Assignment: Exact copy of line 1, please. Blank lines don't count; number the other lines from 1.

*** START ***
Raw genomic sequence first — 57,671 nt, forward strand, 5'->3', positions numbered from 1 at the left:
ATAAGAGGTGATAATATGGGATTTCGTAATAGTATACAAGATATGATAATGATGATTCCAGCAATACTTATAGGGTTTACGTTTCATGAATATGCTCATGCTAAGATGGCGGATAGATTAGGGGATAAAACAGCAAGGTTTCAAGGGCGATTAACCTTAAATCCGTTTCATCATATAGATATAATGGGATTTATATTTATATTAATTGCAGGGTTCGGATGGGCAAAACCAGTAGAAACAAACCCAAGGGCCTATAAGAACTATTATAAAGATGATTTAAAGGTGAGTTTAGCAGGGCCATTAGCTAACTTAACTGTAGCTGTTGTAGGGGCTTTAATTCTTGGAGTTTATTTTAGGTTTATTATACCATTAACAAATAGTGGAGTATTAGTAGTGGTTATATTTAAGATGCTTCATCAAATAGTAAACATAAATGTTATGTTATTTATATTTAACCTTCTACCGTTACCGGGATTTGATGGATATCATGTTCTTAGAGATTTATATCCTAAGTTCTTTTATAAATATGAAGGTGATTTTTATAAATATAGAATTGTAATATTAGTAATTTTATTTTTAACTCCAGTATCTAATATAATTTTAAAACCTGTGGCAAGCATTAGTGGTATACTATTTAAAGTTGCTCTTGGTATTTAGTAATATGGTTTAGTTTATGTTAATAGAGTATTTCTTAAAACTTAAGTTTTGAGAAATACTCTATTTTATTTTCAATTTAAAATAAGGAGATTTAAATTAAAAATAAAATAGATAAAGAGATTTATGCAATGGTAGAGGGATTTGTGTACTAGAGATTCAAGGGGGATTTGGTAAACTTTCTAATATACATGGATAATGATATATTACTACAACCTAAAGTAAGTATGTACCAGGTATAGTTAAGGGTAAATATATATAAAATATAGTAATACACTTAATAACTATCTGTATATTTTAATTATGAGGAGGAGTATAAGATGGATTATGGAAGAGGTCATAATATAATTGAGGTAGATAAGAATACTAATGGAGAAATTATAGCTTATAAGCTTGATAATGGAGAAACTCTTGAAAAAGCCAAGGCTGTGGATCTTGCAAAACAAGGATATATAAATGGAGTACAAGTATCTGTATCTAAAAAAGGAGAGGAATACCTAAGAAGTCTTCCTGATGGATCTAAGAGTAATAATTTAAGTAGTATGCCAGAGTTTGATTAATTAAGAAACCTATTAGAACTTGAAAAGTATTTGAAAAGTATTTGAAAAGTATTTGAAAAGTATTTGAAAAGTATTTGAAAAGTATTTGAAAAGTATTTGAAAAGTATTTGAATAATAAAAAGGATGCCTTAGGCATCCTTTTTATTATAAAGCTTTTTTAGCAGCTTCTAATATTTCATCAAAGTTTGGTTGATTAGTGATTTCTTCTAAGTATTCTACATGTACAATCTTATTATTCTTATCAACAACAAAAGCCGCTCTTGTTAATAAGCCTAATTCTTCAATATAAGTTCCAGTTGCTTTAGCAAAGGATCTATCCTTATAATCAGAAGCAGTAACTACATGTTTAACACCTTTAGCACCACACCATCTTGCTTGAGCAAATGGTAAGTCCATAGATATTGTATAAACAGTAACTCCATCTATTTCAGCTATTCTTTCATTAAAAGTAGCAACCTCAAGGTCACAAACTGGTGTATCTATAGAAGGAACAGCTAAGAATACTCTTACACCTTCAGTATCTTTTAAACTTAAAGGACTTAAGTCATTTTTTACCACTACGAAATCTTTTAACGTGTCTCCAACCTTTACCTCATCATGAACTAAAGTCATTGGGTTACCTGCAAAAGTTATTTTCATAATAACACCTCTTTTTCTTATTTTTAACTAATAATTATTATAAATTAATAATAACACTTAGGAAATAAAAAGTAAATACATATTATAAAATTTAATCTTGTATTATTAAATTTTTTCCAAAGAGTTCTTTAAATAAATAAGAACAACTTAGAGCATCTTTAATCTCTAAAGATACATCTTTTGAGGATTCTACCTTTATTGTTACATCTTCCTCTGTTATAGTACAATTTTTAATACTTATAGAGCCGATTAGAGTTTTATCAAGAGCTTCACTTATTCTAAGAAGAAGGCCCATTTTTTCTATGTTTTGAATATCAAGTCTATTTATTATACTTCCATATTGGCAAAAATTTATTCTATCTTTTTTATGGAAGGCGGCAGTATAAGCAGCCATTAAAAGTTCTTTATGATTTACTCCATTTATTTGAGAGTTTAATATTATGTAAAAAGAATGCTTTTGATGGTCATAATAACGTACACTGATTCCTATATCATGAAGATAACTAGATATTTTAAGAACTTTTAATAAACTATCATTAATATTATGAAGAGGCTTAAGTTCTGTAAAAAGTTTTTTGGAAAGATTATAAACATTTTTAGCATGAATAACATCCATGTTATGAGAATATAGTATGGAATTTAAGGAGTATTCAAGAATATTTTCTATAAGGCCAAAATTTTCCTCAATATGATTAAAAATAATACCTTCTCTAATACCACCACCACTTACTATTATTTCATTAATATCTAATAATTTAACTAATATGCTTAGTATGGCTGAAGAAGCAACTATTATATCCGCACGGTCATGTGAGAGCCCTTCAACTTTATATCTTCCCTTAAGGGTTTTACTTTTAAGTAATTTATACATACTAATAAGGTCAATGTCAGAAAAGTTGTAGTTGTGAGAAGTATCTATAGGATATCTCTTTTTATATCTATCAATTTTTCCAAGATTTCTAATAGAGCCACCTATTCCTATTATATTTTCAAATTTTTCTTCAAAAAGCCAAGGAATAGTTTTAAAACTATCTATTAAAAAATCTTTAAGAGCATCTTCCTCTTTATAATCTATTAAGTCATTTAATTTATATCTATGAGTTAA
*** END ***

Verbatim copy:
Raw genomic sequence first — 57,671 nt, forward strand, 5'->3', positions numbered from 1 at the left: